Gamification For Productivity

“Gamification” has become a buzzword in recent years among the tech crowd, but it has spilled over into other arenas as well. With the pervasiveness of smartphone apps and new websites popping up every day, “gamification” seems to be everywhere. At its simplest, it’s just a way of introducing elements of gaming into other tasks.

There are lots of ways to do this: common elements include earning points, gaining levels, and sometimes earning achievements, badges, or prizes. There’s gamification for working out, buying coffee, listening to music, shopping, recycling, and eating out. While retailers and marketers have been using gamification to their best advantage, gamification can also be used to increase productivity, whether in individuals or in a team.

To encourage general productivity, take a look at HabitRPG, which has a website and an iOS app. At its heart, it’s a to-do app, but “RPG” stands for Role-Playing Game, which HabitRPG uses to incentivize productivity. There are four different elements when you start out using the program: habits, dailies, to-dos, and rewards. Habits are actions that you want to either encourage or avoid, but don’t have a specific frequency. Dailies are tasks that you want to repeat on a regular basis: every day, once a week, etc. To-dos are one-off tasks like on any other to-do app. Rewards are things you can purchase by completing your tasks. You earn a certain amount of gold and a certain amount of experience points for each task. Experience points let you level up and eventually unlock different game elements. Gold allows you to buy rewards. As you level up, the game introduces a market, item drops, pets, armor, and other elements. It’s a fun way to keep all of your productivity items in one place with a dynamic and well thought-out incentive scheme.

If you like the idea of a gamified productivity app but don’t need quite as many features, Carrot is an iOS app with a mean streak. It’s a minimalist to-do app that is very user friendly and unlocks features as you gain points. Be warned, though: Carrot has a personality, and if you don’t complete your tasks, she gets angry. How many points you get and how she talks to you depend on what mood she’s in. Carrot is a quirky app that is probably the most unique of the bunch, and worth checking out if only for its surprises.

EpicWin is another RPG productivity program that gives you points and prizes for your real-world tasks. Here again, you can choose your character and level them up as you go. You can’t yet spend gold on things, but EpicWin is in the process of being developed.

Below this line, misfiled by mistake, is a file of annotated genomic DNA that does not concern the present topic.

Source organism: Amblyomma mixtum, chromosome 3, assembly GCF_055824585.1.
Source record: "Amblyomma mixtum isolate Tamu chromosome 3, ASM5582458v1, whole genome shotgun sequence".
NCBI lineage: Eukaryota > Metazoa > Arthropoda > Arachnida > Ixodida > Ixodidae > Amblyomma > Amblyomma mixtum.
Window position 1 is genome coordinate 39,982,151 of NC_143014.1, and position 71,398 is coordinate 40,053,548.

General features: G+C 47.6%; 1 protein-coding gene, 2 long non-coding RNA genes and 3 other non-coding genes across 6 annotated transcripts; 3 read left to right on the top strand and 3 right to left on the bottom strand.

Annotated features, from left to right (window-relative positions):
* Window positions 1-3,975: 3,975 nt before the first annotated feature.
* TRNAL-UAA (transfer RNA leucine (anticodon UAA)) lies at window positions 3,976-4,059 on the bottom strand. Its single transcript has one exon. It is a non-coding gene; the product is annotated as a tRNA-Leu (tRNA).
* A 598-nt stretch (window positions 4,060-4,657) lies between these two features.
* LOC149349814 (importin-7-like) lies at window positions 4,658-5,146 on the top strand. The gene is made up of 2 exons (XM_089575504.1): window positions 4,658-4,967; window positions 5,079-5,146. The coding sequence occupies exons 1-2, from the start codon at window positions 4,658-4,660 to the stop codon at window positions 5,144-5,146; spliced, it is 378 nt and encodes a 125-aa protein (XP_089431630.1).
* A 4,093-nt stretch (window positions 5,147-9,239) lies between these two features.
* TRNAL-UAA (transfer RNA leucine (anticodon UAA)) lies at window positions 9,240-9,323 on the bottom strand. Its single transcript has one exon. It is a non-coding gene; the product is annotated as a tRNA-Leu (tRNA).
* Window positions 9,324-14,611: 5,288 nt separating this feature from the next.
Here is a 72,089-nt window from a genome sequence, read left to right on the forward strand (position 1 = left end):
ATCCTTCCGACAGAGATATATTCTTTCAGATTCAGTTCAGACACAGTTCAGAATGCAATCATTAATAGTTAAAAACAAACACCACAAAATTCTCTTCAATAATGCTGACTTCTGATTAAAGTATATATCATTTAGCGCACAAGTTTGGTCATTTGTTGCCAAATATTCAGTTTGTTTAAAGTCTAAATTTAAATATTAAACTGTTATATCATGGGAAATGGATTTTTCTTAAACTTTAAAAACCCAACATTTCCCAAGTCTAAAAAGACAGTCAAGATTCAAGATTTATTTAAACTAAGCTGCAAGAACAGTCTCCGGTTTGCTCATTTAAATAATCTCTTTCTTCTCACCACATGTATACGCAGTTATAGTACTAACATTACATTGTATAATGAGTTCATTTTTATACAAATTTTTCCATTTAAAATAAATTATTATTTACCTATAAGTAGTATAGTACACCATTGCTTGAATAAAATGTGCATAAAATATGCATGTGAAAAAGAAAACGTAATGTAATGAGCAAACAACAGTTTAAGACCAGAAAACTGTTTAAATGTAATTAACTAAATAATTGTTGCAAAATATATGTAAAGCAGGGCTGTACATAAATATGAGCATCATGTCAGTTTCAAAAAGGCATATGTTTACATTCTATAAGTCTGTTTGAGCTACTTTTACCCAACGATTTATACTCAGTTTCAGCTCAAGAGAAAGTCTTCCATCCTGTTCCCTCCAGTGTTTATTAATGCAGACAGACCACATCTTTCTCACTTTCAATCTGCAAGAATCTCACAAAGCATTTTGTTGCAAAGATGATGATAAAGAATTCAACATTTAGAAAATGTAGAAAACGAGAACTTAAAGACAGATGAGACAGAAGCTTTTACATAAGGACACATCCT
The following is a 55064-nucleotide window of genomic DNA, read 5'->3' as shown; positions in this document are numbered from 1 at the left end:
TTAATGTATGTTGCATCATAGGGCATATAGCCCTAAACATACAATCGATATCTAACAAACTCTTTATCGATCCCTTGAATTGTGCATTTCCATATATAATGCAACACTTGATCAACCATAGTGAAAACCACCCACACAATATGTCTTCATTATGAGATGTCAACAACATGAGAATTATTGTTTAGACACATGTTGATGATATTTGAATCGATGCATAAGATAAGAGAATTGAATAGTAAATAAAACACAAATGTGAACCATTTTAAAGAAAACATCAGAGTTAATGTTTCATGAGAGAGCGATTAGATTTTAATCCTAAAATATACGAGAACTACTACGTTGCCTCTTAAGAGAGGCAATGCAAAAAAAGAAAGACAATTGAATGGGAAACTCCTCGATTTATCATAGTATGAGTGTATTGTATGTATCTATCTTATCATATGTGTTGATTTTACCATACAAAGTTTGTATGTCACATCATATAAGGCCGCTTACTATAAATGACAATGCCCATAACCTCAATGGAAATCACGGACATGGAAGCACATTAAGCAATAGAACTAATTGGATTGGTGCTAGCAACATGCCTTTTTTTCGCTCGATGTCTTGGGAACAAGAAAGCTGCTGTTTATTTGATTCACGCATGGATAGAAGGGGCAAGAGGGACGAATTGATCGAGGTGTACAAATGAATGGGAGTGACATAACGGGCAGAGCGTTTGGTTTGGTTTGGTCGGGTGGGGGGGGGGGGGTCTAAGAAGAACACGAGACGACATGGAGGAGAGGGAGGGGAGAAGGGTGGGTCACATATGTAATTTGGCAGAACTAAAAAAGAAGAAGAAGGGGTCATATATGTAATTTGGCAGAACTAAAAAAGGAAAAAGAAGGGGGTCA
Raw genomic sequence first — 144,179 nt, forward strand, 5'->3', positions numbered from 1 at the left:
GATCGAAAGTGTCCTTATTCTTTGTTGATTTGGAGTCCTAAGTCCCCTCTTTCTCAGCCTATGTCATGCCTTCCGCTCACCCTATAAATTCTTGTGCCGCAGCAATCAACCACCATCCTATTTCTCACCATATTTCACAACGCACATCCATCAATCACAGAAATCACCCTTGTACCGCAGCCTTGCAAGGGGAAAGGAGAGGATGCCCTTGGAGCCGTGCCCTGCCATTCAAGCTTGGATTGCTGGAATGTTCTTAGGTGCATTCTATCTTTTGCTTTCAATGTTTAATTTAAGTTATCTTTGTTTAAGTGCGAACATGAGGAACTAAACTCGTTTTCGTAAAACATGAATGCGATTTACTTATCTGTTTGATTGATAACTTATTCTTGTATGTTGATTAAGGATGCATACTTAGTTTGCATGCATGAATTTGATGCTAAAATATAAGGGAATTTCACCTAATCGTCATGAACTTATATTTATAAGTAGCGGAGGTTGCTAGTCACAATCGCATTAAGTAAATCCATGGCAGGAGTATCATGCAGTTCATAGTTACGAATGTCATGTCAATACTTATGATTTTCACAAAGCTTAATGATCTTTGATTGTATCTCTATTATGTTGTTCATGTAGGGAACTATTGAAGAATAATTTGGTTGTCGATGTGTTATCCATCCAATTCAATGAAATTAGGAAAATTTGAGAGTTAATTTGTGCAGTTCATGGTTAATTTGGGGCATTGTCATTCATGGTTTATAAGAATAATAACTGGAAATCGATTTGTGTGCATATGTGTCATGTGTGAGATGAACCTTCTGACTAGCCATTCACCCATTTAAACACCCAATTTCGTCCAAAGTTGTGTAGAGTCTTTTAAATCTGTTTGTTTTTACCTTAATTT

If you’re looking to be more productive with a specific task or process, try SuperBetter. SuperBetter gives you tasks, quests, power-ups, and “bad guys” depending on your specific journey, like exercising more, increasing willpower, stress relief, or improving your relationships. It’s not a productivity app in itself, but improving these aspects of your life can definitely improve the rest of it.

If the area of productivity you’re struggling with is managing your finances, there are programs for that, as well. SaveUp is a program tailored to incentivize saving and making smart financial choices. It gives you credits for the choices you make, and you can cash them in to contests with real prizes, or you can cash them out. SmartyPig is a website that also focuses on saving, though a little less gamified than SaveUp. SmartyPig makes saving automatic, and it also rewards you for meeting your goals.

If you’re not so interested in using apps or websites, gamification doesn’t have to involve technology: you can use game elements on your own. The best way to go about it is to start by identifying the tasks that you have a hard time completing or that you want to incentivize. For each of those tasks, determine a point value. You may also want to assign them different categories. Maybe doing the dishes gets you two blue points, but cleaning the bathroom gets you eight red points.

From there, identify rewards, positive (but not goal-subverting) actions or items, and assign them point values as well. Then, to get your rewards, you first have to do enough tasks to afford them. Don’t stop there. When you’re defining your own system, you can get pretty creative. Find ways to allow you to “level up” or do a boss battle: what really big challenge do you have coming up, or what milestone can you celebrate passing? Give yourself constant ways to progress, and you’ll see yourself finding ways to become more productive while having a little fun on the way.

Personal Productivity – 3 Tips For Personal Productivity Improvement